Inevitably, the restarting of social and business activities (including travel) is going to lead to new cases of infection. We are living in an interconnected world, and as long as the virus is circulating, and until we have a safe and efficient vaccine, everybody remains at risk. The road to recovery will be slow and long as there are still a lot of unknowns out there.

Now is the time for leaders to reorganize their teams, put in place lean/flat and efficient structures, finalize strategies/action plans, and thrive in their pursuit of sustainable growth. And despite the unprecedented and ever-changing situation we find ourselves in, it's important to stay confident, focused, and avoid the path of fear.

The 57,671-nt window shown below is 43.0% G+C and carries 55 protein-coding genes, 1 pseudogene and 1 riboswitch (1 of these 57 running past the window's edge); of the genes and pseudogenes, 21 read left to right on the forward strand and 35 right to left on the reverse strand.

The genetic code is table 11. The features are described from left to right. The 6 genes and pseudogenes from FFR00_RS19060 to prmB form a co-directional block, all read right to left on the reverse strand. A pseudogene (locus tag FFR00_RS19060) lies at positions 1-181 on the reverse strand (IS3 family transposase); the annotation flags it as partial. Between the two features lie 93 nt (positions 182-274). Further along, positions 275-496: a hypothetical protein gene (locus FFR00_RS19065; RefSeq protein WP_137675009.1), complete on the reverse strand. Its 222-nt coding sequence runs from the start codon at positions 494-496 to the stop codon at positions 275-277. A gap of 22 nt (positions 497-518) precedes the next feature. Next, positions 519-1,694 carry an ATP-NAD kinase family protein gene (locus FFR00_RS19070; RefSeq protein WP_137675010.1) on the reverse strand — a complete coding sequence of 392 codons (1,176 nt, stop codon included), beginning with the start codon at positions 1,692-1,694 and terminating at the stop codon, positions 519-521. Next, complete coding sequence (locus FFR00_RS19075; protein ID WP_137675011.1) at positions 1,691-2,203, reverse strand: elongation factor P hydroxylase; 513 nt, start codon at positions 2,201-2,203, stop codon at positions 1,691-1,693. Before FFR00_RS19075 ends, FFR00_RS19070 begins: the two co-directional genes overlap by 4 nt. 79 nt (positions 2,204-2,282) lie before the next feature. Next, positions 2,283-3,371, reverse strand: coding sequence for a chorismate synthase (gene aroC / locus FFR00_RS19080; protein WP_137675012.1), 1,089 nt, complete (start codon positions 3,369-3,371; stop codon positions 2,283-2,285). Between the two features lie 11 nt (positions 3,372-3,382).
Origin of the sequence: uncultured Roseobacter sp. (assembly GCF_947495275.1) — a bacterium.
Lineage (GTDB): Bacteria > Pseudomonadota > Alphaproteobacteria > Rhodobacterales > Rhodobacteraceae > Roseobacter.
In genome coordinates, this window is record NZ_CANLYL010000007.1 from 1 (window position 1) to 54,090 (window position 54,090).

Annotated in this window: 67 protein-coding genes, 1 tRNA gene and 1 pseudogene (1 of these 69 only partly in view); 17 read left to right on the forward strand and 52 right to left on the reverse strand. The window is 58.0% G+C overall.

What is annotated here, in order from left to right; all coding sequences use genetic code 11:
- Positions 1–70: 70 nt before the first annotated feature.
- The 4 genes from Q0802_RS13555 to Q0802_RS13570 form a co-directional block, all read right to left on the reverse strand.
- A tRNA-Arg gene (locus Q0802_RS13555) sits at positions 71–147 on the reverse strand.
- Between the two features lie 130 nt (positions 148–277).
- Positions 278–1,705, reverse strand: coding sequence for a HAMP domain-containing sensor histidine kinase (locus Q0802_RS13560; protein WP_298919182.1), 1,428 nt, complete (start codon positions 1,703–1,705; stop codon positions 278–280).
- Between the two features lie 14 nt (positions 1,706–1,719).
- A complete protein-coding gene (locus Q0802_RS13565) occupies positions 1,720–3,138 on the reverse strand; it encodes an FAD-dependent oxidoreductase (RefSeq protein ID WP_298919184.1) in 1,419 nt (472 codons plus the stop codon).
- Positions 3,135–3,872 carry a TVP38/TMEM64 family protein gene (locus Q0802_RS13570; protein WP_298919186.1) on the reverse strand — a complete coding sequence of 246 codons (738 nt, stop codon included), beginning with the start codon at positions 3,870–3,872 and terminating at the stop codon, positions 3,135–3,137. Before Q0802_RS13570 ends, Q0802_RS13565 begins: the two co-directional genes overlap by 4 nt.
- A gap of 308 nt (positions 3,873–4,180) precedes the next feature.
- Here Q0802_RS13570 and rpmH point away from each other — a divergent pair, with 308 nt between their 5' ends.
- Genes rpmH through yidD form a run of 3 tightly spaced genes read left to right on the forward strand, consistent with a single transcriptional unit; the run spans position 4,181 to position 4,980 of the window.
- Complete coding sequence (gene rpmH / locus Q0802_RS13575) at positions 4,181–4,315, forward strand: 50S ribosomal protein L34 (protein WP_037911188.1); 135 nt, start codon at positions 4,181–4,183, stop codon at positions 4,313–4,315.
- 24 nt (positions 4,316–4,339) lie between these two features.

A resilient industry

Disruption is nothing new to the travel and tourism industry as we have experienced and successfully managed many crises in the past. In doing so, our industry has generally proved more resilient than others. At present, however, it's hard to fathom the dimensions of this global pandemic and the unprecedented financial damage the whole travel and tourism industry is experiencing as a result.

Two fundamentals drive the resiliency of our industry: consumer need (the demand factor) and employee passion/commitment to delight (the people factor).

Demand: Travel as a concept is as old as humankind, and most people view travel as a basic human 'right.' They need and want to travel either for business or leisure. This will not change, and demand will continue to increase in the medium-long term.